Track cycling is a sport of the bicycle racing discipline, conducted on velodromes or other specially designed tracks that feature a steep banking. Athletes use specially designed bikes that have no brakes, with a single gear on the front and the rear.
Track cycling races are broadly classified into two different formats which are:
- Sprint: Sprint races are shorter in length, usually between 8 to 10 laps, where the focus is on speed. There are four types of sprint races: sprint, team sprint, keirin, and track time trial.
- Endurance: Endurance races are longer, usually 12 - 16 laps, and focus on the athletes' endurance. The different types of endurance races are: individual pursuit, team pursuit, scratch race, points race, madison, and omnium.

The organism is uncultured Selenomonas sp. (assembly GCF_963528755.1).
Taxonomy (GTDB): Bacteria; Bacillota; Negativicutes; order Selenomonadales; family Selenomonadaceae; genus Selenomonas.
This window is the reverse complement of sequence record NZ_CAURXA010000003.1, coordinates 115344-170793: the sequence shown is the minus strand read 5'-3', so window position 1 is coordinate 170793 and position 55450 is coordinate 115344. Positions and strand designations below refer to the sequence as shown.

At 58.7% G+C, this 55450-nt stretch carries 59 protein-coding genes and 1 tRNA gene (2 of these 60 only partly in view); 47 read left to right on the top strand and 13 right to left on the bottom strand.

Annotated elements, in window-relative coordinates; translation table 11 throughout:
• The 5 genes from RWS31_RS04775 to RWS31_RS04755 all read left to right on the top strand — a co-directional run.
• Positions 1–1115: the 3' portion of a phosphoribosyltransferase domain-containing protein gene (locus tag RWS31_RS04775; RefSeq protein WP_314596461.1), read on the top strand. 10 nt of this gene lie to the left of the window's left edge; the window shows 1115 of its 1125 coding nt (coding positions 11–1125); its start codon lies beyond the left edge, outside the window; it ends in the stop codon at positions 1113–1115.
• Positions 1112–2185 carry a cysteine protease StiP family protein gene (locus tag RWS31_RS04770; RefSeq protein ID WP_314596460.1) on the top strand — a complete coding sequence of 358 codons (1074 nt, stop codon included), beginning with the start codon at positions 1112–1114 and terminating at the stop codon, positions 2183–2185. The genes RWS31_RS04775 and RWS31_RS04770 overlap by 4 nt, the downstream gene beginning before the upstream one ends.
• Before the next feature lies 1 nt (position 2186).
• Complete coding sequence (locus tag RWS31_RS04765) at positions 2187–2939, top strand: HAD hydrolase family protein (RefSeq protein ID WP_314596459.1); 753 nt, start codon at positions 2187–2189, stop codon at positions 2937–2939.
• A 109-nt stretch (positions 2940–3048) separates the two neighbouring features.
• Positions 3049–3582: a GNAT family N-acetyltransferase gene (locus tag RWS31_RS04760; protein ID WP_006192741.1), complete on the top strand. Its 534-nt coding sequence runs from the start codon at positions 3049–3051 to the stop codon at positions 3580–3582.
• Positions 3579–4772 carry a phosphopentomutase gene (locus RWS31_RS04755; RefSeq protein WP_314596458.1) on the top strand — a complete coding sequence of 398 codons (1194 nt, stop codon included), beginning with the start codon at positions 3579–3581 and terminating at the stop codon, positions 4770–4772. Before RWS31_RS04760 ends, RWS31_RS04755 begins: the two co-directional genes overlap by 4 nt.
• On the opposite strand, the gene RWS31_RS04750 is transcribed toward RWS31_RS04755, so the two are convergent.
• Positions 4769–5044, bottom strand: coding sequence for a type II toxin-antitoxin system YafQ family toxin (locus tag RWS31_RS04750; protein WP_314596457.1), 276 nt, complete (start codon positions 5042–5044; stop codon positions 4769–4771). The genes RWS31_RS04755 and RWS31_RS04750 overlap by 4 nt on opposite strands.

All of these race events have races for individuals and teams. For all events, the rider or team that crosses the finish line first is declared as the winner.
Track cycling is part of the Olympics, and about ten different track race event are conducted for both men and women. UCI Track Cycling World Championships, conducted annually, is another major event for the sport, which features races of 19 different events, for both men and women.
- About Cycling Sports
- Road Cycling - cycle races held on paved roads, usually over several hours or days.
- Cycling Time Trials — a bicycle race in which cyclists race alone against the clock.
- E-Bike Racing — cycling races on electric bicycles (e-bikes)
- Para-Cycling — cycle racing events using adaptations for disabled athletes, such as tandem bikes and hand-cycling.
- Cycling at the Olympics
- UCI Track Cycling World Championships
- Complete List of sports
- The Encyclopedia of Sports